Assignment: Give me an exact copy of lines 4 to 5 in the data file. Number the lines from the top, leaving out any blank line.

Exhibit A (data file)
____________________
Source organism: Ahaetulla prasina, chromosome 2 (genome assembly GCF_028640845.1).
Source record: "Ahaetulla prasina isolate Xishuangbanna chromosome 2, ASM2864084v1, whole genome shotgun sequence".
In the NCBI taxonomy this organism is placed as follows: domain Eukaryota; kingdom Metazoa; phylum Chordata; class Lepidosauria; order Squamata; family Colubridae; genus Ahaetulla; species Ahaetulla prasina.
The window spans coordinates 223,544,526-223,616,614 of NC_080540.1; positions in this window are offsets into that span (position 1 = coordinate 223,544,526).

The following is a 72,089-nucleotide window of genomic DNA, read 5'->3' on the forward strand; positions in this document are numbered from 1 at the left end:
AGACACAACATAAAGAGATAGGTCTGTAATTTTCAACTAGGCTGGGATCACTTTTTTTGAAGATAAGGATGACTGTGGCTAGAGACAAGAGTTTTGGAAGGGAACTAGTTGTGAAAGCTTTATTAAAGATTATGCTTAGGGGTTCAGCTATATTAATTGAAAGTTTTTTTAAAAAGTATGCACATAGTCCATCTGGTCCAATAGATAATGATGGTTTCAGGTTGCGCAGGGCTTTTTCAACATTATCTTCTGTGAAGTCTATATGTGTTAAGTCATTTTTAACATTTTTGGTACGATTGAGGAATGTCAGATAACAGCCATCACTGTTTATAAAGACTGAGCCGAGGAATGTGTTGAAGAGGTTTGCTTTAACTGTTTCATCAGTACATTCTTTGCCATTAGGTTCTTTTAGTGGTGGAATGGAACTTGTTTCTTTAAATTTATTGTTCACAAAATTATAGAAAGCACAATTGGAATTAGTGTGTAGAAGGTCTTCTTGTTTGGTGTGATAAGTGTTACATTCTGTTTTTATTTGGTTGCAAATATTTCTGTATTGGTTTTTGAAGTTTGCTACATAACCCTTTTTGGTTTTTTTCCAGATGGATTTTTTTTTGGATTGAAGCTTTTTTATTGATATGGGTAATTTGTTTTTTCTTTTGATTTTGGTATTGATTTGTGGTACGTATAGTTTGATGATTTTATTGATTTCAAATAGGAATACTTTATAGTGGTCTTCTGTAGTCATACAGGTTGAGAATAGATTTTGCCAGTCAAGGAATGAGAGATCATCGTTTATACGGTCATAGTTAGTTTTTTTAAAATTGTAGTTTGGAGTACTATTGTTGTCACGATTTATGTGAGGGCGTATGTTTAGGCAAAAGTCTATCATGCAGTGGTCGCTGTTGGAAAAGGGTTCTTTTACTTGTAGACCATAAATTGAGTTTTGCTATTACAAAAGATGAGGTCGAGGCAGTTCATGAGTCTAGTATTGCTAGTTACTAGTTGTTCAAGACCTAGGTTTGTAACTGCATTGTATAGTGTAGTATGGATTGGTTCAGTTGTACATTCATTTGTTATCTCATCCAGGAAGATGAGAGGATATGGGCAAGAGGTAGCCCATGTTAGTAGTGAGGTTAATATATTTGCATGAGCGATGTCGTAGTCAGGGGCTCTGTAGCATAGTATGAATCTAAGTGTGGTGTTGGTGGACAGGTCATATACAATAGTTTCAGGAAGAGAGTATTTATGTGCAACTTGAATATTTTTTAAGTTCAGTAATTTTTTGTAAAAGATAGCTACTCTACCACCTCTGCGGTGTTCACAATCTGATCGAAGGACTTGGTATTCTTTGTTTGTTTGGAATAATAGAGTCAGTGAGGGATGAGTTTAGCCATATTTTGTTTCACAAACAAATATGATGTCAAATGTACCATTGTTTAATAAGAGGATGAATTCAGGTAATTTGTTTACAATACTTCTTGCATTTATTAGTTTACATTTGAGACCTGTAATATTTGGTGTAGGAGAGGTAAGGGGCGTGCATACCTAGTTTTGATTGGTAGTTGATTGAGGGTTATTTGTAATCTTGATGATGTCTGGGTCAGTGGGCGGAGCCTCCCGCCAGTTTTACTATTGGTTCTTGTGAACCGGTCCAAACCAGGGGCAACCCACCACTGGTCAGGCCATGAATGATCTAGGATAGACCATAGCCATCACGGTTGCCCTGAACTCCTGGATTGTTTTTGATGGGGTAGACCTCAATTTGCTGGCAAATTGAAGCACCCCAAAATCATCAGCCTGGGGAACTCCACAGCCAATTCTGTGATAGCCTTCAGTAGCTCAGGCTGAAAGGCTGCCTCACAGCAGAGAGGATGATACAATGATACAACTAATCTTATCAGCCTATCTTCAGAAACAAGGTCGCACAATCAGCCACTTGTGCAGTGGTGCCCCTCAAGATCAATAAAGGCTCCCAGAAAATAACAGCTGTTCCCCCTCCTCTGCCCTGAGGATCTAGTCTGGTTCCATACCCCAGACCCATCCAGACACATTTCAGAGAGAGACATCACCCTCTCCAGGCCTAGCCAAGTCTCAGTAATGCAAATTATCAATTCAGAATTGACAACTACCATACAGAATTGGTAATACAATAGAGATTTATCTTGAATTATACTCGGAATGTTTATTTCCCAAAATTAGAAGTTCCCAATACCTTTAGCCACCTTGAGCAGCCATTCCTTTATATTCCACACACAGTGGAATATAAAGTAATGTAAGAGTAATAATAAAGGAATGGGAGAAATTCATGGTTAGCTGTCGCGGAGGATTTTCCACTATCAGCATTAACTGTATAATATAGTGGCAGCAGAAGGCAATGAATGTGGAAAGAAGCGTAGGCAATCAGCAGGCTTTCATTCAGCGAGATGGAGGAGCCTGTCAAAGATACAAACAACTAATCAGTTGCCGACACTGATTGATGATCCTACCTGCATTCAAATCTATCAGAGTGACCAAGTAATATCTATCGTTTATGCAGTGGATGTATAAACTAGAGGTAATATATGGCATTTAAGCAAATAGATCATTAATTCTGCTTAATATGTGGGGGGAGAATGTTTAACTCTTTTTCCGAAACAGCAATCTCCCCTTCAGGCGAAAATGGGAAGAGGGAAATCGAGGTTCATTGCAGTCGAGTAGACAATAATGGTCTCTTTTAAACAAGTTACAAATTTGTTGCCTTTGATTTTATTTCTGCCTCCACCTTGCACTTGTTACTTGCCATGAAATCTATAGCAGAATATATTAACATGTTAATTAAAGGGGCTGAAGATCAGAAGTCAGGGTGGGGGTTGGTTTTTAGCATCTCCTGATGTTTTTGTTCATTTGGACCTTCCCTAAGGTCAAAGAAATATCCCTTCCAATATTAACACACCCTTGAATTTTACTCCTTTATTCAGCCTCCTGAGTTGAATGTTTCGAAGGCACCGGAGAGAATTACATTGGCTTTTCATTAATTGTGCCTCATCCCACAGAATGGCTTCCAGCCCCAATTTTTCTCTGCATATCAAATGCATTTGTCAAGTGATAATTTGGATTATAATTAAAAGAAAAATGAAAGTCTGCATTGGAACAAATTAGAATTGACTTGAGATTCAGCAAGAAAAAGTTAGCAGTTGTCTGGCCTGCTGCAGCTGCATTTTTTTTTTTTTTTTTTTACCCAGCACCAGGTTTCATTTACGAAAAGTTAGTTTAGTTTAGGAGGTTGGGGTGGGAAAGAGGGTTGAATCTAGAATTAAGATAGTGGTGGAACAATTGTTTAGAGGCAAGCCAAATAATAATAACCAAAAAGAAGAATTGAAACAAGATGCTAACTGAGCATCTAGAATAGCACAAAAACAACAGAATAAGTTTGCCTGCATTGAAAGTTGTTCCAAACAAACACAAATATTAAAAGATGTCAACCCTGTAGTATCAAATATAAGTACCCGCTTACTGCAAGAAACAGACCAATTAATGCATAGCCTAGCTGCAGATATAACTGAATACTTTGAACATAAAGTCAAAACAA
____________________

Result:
The window spans coordinates 223,544,526-223,616,614 of NC_080540.1; positions in this window are offsets into that span (position 1 = coordinate 223,544,526).

The following is a 72,089-nucleotide window of genomic DNA, read 5'->3' on the forward strand; positions in this document are numbered from 1 at the left end: